Tower Hamlets Cemetery Park & Ackroyd Drive Green
Link Nature Reserve
Tower Hamlets Cemetery
Park, one of London's 'Magnificent Seven' cemeteries,
privately ran and opened to burials in 1841.
Burials ceased in 1966, whereby the site was closed as a
Cemetery by Act of Parliament and re declared a
Park. The Park was owned and managed by
the Greater London Council (GLC)
until 1985. With abolition of the
GLC, it passed to the London Borough of Tower Hamlets.
In 1990 the 'Friends' were formed and since then, working in
partnership with the Borough Council, have been very active in
promoting the park, increasing the knowledge of its wildlife and
its history (led by the East London History Society), running a
programme of public events, obtaining funding to improve the site
for people and for nature, and involving volunteers in dealing
progressively with the legacy of decades of neglect.
The Park is now a designated Local Nature Reserve and a Site
of Metropolitan Importance for Nature Conservation. It is
managed by the Friends via Service Level Agreement with LBTH
In 1993 the Soanes Centre, within the Park
was opened. Now run by Setpoint London East they offer
science workshops, using the Park as the classroom. Most of the
workshops are on the natural environment; they all link to the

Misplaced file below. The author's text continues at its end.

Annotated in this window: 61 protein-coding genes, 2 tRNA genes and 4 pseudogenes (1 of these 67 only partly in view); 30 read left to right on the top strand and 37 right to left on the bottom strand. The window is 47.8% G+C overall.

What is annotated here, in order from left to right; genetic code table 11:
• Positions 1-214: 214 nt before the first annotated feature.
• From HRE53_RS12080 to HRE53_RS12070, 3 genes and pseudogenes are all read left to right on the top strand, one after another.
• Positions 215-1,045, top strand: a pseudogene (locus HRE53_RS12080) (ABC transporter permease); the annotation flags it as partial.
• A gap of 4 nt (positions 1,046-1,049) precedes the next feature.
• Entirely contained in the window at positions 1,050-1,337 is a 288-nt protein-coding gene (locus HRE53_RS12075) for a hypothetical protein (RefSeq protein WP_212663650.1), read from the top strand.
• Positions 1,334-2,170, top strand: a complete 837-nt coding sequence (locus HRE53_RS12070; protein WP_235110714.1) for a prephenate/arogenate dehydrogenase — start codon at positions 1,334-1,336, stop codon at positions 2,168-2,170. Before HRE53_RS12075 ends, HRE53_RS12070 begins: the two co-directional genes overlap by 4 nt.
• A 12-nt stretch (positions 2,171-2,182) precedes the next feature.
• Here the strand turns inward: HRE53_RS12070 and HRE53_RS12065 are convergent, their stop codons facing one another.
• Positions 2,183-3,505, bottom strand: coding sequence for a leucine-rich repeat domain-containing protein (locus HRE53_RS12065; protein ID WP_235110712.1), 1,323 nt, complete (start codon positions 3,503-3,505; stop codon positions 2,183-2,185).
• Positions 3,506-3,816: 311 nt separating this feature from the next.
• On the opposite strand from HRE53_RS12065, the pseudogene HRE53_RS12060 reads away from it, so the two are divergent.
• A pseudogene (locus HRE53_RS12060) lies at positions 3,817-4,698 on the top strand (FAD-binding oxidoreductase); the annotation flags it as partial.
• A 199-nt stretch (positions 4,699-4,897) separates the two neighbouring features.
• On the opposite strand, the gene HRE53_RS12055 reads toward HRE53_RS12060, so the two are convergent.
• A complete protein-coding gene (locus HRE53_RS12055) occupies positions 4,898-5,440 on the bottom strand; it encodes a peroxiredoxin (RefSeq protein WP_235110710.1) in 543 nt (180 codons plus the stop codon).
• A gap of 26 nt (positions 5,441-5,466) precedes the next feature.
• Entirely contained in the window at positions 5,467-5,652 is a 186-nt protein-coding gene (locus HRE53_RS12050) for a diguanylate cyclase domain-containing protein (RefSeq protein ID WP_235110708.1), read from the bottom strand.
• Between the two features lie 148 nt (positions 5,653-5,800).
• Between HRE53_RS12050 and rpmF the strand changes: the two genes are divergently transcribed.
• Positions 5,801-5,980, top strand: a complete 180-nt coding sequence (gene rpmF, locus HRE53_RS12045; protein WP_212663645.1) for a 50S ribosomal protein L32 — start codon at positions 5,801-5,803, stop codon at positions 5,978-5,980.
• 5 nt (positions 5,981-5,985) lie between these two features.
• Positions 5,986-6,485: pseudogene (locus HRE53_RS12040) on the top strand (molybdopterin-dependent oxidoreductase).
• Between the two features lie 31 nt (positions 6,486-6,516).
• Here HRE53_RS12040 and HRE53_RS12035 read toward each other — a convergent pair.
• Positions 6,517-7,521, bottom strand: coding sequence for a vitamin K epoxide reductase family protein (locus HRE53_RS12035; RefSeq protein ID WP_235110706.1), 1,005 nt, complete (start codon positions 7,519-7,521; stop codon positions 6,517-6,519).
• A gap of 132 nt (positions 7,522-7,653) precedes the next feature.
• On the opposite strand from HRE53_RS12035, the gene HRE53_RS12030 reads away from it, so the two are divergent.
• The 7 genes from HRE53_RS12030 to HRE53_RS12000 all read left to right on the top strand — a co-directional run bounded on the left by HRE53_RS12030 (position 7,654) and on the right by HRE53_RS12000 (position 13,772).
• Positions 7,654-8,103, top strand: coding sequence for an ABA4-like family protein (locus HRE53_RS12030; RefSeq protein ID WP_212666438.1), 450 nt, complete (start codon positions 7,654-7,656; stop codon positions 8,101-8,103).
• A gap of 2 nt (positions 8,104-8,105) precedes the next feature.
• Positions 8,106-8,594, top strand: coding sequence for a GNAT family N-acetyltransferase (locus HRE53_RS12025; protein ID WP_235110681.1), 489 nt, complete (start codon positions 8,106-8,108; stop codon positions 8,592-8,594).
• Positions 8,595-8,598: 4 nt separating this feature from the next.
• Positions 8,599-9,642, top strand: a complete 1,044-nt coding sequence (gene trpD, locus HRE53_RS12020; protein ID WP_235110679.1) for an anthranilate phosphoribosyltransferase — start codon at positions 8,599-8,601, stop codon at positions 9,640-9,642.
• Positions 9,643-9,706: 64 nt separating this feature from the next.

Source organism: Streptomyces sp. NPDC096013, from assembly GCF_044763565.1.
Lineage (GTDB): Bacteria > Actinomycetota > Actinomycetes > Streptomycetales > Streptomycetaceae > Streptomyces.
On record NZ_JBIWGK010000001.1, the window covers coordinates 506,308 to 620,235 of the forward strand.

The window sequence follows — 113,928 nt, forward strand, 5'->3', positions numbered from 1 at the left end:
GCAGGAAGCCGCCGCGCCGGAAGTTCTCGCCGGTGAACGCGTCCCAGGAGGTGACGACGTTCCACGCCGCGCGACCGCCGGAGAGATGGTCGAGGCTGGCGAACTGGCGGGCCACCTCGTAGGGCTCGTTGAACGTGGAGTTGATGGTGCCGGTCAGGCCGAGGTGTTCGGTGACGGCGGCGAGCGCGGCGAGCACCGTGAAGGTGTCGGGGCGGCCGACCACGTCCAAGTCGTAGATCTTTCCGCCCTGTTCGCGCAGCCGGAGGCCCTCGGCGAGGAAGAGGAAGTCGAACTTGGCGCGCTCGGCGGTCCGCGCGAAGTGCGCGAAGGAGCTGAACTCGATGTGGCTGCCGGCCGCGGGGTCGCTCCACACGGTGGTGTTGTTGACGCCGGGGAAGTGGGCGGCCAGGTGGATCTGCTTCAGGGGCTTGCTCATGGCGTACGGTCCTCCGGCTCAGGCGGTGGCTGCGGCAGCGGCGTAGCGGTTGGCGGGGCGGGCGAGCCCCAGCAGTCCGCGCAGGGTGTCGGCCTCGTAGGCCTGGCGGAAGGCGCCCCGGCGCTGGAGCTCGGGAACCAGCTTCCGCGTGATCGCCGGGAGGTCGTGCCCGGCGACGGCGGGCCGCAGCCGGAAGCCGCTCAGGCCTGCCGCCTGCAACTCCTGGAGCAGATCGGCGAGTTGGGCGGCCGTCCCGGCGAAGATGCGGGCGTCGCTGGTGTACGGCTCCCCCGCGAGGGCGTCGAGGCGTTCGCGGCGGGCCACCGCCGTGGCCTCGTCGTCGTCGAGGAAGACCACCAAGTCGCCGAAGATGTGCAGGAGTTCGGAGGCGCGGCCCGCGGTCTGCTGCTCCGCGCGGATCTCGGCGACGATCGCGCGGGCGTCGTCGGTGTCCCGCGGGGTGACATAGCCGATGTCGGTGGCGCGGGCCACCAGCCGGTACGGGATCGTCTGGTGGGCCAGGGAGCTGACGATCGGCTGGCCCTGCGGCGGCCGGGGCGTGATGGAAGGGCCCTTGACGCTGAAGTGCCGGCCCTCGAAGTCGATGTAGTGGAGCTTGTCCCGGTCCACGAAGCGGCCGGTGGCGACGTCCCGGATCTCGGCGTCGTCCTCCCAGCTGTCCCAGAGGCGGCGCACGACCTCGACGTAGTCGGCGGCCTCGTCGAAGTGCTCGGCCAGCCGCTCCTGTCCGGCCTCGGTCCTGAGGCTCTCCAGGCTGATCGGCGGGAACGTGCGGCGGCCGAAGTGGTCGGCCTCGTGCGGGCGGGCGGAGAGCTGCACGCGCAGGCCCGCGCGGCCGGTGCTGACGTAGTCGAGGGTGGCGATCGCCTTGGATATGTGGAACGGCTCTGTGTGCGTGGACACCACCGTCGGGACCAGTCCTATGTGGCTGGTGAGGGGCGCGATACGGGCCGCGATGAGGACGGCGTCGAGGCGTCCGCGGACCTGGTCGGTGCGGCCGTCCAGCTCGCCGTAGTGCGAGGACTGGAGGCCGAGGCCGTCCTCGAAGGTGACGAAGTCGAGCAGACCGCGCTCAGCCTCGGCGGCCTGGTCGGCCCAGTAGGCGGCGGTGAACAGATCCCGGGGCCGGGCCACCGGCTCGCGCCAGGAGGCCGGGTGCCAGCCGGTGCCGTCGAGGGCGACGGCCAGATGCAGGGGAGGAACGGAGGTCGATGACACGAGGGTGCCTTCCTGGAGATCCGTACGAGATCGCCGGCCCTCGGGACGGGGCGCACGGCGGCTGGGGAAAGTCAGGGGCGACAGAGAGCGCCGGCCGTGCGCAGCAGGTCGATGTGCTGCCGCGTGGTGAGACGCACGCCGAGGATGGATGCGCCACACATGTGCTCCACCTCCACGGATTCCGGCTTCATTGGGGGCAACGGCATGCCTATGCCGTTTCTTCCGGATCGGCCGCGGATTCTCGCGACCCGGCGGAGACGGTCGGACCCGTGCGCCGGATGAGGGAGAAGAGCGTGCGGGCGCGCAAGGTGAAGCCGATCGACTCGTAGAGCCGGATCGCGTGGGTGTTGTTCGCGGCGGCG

National Curriculum, and use the ponds and the flower rich
woodlands and meadows in the park. The workshops are offered
free of Charge to schools in Tower Hamlets and welcomes over 8000
school children every academic year.
During the mid 1990’s additions were made to the park, all
located along the Southern Boundary. One was Scrapyard
meadows whose name indicates its former use, now a flower rich
meadow. The other is Ackroyd Drive Greenlink opposite
the Leopold Estate; this acts a green corridor between the Cemetery
Park and Cemetery Park and
The Park is within a conservation area, contains
several English Heritage Grade 2 listed Monument, is a site
of Metropolitan Importance for Nature Conservation. In 2001 the
Park and Ackroyd Drive together became the boroughs first Local
Nature Reserve. The 'Friends' patron, David Bellamy was present at
the declaration ceremony.
The site has a varied network of paths that
take you on a tour around wonderful woodlands taking in unique and
special wildflower meadows. On your tour you will see many birds,
butterflies and plants uncommonly seen in London.
Take part in our parks improvement survey and have your say:
For more information please contact the Parks & Open Spaces
Service on 020 7364 2494 or e-mail firstname.lastname@example.org